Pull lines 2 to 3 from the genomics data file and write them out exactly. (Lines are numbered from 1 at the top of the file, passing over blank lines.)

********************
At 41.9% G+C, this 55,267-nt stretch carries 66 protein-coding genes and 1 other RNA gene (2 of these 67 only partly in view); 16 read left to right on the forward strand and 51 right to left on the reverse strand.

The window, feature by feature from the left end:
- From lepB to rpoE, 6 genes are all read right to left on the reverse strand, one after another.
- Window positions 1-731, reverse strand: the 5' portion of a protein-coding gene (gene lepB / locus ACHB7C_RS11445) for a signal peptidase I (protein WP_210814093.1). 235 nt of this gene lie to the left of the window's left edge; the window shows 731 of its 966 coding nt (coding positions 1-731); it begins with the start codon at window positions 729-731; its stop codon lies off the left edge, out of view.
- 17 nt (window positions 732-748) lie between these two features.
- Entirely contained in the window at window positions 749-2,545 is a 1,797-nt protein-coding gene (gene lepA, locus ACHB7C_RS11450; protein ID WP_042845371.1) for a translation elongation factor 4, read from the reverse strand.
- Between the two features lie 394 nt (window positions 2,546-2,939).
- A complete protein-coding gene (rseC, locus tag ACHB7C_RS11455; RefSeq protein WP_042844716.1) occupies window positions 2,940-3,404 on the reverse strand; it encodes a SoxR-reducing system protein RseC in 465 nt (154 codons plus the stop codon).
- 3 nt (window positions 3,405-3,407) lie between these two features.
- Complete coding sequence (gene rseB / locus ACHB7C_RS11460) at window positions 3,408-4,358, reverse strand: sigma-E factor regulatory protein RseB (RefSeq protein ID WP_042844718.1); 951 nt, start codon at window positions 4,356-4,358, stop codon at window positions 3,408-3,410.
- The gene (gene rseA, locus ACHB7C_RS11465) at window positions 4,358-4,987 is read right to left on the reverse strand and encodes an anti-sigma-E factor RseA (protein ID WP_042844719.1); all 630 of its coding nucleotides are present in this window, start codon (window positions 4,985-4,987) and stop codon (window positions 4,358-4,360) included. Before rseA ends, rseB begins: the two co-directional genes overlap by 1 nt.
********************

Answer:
The window, feature by feature from the left end:
- From lepB to rpoE, 6 genes are all read right to left on the reverse strand, one after another.